This year can kind of be a drag, sorry. You’re here, sure, but it’s not a new experience anymore, and you’re not an upperclassmen, so this year can often feel like needless filler. But it’s important you get some things out of the way this year so you won’t have to worry about them later on in your high school career:

1) Start thinking about what interests you. I’m serious. By the beginning of your junior year, you’ll be thinking about colleges, so just start thinking about what intrigues you and what you’re passionate about. That way, you can start thinking about what careers you might want to pursue after school, which leads to the question, “What will I major in?” You don’t necessarily need to worry about that part now, but, come junior year, if you know your interests, you’ll be able to start looking at majors (and, therefore, college programs) sooner, which will give you a head start and save you so much stress come junior year.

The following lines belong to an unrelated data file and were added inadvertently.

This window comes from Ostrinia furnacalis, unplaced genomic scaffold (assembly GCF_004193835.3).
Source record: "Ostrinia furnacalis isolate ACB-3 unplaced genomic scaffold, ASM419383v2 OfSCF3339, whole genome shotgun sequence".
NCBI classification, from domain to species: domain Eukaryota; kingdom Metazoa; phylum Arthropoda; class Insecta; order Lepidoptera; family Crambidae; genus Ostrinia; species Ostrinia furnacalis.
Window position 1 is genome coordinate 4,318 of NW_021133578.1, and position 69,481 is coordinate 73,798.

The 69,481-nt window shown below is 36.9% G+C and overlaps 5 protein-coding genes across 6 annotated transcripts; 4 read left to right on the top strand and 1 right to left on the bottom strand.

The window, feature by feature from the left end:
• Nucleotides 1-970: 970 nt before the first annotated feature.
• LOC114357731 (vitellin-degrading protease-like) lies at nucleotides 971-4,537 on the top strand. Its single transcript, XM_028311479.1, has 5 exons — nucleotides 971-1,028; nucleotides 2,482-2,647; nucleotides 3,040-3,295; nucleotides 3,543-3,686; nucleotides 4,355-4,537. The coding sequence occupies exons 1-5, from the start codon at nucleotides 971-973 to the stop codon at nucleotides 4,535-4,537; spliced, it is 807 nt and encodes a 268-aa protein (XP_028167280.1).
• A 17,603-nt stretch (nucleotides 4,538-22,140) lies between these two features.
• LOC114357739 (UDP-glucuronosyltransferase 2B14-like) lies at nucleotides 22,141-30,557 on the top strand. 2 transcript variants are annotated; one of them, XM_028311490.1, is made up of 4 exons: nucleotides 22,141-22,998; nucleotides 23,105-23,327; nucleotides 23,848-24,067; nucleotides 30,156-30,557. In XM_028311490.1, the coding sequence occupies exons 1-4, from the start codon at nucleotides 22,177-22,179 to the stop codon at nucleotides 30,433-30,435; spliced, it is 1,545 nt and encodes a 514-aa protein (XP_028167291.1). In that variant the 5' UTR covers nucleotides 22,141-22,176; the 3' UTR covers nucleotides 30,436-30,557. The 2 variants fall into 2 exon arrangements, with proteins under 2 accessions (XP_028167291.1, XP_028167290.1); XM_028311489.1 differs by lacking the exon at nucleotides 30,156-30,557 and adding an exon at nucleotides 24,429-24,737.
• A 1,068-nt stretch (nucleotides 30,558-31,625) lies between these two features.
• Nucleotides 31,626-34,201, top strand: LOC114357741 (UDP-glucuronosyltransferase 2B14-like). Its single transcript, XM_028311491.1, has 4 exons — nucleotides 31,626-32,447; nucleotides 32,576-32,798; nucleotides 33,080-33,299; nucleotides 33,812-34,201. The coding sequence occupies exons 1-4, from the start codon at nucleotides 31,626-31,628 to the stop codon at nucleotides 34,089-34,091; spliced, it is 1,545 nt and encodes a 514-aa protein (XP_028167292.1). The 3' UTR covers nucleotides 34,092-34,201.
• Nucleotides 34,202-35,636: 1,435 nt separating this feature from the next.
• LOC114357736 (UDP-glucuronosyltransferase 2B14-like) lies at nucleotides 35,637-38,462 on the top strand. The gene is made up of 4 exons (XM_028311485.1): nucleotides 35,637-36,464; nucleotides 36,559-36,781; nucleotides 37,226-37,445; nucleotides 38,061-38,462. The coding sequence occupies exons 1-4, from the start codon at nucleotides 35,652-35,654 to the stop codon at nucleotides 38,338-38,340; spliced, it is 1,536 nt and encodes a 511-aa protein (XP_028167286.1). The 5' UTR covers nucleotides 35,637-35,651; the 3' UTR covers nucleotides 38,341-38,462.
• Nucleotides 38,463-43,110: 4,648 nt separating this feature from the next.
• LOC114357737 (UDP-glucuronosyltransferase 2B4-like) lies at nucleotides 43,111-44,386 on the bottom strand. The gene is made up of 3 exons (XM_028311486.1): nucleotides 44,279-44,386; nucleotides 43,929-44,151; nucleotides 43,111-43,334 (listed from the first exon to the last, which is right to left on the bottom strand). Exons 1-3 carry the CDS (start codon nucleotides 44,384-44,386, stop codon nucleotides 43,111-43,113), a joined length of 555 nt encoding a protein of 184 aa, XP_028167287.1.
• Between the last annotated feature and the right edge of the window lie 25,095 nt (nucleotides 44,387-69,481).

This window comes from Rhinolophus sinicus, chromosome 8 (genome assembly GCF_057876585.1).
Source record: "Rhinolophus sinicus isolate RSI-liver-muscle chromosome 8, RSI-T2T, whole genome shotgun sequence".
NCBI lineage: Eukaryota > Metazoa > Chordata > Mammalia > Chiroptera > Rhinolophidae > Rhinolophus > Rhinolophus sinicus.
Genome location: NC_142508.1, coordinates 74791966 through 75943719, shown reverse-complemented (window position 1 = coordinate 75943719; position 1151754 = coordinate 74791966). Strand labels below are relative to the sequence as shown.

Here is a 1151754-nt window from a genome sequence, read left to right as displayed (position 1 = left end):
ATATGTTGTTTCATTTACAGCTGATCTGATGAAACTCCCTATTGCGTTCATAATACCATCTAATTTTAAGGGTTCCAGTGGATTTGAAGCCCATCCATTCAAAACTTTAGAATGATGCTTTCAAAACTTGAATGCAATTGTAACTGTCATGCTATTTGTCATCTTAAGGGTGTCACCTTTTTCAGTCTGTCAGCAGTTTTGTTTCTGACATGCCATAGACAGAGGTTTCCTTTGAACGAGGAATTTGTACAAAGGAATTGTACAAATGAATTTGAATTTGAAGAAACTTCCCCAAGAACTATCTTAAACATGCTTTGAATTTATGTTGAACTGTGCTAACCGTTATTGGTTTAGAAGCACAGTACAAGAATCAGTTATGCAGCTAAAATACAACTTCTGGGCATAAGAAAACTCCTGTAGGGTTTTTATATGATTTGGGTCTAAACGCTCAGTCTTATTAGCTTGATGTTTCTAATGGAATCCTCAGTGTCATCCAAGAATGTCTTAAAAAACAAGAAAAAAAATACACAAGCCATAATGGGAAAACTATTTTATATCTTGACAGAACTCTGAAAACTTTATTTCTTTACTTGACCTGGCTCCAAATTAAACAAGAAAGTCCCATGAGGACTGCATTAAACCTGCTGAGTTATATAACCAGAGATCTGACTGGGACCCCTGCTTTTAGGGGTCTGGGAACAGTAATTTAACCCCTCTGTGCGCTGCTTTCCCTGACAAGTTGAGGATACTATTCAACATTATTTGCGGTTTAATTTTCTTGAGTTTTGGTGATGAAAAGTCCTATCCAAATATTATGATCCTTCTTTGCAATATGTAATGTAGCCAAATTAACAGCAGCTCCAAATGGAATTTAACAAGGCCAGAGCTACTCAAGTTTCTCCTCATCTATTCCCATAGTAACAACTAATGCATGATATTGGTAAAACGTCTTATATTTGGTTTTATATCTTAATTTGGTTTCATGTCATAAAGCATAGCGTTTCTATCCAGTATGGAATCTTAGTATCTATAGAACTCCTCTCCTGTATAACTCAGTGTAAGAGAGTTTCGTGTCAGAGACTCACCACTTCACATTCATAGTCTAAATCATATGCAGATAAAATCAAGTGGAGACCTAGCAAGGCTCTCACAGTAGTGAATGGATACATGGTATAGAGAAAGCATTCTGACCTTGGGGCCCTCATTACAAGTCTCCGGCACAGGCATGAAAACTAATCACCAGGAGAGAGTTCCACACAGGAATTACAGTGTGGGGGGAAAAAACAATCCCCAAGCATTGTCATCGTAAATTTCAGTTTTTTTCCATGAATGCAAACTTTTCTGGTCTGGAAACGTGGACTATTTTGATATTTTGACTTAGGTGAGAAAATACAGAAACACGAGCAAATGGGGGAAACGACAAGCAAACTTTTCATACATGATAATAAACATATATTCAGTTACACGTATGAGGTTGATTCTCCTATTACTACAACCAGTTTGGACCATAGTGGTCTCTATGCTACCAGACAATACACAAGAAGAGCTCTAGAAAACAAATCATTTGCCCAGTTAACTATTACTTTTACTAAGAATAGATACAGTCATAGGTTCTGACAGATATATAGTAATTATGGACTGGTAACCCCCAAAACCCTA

2) Take your language classes this year. Most people I know struggle with learning foreign languages, but you need it to graduate, so take your two years/classes before you have to balance learning a new language with AP classes and scholarship essays. It’ll keep you occupied and free up your schedule in later years … which could mean as little as two classes on campus by senior year.      

3) Enjoy the ride! While this year will be more academically rigorous than last year (especially if you’re taking AP or Honors classes), this is the last year before you go into “college mode.” Treasure that time, because it’s going to pass quickly.



1) Breathe. Yes, AP classes are intense, and yes, you’ll have a lot more homework (and a lot less sleep), but you’re already halfway there! Remind yourself that it’s OK to take breaks if you ever get overwhelmed, because you need energy to make it through this year. Lean on friends and family for support and guidance as you wade through the world of SAT scores and upper-half essay samples.  

2) Continue your college search. If you haven’t already started looking at major ideas and colleges, now’s a great time to start. Think about what interests you both in a major and in a school, and try to find schools that align with your values and passions.

Some pro tips: